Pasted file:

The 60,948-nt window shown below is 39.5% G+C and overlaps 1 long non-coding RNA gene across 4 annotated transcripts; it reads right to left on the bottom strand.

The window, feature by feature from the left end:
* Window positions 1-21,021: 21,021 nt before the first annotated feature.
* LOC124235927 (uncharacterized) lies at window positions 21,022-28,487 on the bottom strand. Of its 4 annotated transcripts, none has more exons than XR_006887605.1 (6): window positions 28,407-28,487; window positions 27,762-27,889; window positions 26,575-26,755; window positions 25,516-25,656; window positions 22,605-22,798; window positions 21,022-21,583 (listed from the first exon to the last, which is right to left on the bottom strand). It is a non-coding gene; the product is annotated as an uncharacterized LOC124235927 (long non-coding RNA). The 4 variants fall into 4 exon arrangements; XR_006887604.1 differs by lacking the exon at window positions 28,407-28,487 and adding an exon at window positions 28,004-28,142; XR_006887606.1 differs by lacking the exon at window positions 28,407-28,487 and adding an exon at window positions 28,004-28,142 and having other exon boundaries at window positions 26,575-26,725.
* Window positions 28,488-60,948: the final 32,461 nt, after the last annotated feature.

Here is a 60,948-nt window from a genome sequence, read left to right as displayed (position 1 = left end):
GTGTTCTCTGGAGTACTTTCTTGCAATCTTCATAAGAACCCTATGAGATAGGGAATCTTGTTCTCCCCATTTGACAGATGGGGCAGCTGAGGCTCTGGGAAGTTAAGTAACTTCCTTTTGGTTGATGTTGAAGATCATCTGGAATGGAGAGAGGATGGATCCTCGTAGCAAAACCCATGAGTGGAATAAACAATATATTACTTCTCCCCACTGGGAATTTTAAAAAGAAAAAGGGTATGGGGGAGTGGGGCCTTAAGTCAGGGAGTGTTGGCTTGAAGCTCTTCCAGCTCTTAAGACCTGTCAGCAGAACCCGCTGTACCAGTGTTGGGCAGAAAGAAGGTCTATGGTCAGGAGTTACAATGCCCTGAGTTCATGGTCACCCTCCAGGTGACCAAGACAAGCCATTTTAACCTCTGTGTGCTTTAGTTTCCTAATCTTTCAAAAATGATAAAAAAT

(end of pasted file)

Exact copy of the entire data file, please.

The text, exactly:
The 60,948-nt window shown below is 39.5% G+C and overlaps 1 long non-coding RNA gene across 4 annotated transcripts; it reads right to left on the bottom strand.

The window, feature by feature from the left end:
* Window positions 1-21,021: 21,021 nt before the first annotated feature.
* LOC124235927 (uncharacterized) lies at window positions 21,022-28,487 on the bottom strand. Of its 4 annotated transcripts, none has more exons than XR_006887605.1 (6): window positions 28,407-28,487; window positions 27,762-27,889; window positions 26,575-26,755; window positions 25,516-25,656; window positions 22,605-22,798; window positions 21,022-21,583 (listed from the first exon to the last, which is right to left on the bottom strand). It is a non-coding gene; the product is annotated as an uncharacterized LOC124235927 (long non-coding RNA). The 4 variants fall into 4 exon arrangements; XR_006887604.1 differs by lacking the exon at window positions 28,407-28,487 and adding an exon at window positions 28,004-28,142; XR_006887606.1 differs by lacking the exon at window positions 28,407-28,487 and adding an exon at window positions 28,004-28,142 and having other exon boundaries at window positions 26,575-26,725.
* Window positions 28,488-60,948: the final 32,461 nt, after the last annotated feature.

Here is a 60,948-nt window from a genome sequence, read left to right as displayed (position 1 = left end):
GTGTTCTCTGGAGTACTTTCTTGCAATCTTCATAAGAACCCTATGAGATAGGGAATCTTGTTCTCCCCATTTGACAGATGGGGCAGCTGAGGCTCTGGGAAGTTAAGTAACTTCCTTTTGGTTGATGTTGAAGATCATCTGGAATGGAGAGAGGATGGATCCTCGTAGCAAAACCCATGAGTGGAATAAACAATATATTACTTCTCCCCACTGGGAATTTTAAAAAGAAAAAGGGTATGGGGGAGTGGGGCCTTAAGTCAGGGAGTGTTGGCTTGAAGCTCTTCCAGCTCTTAAGACCTGTCAGCAGAACCCGCTGTACCAGTGTTGGGCAGAAAGAAGGTCTATGGTCAGGAGTTACAATGCCCTGAGTTCATGGTCACCCTCCAGGTGACCAAGACAAGCCATTTTAACCTCTGTGTGCTTTAGTTTCCTAATCTTTCAAAAATGATAAAAAAT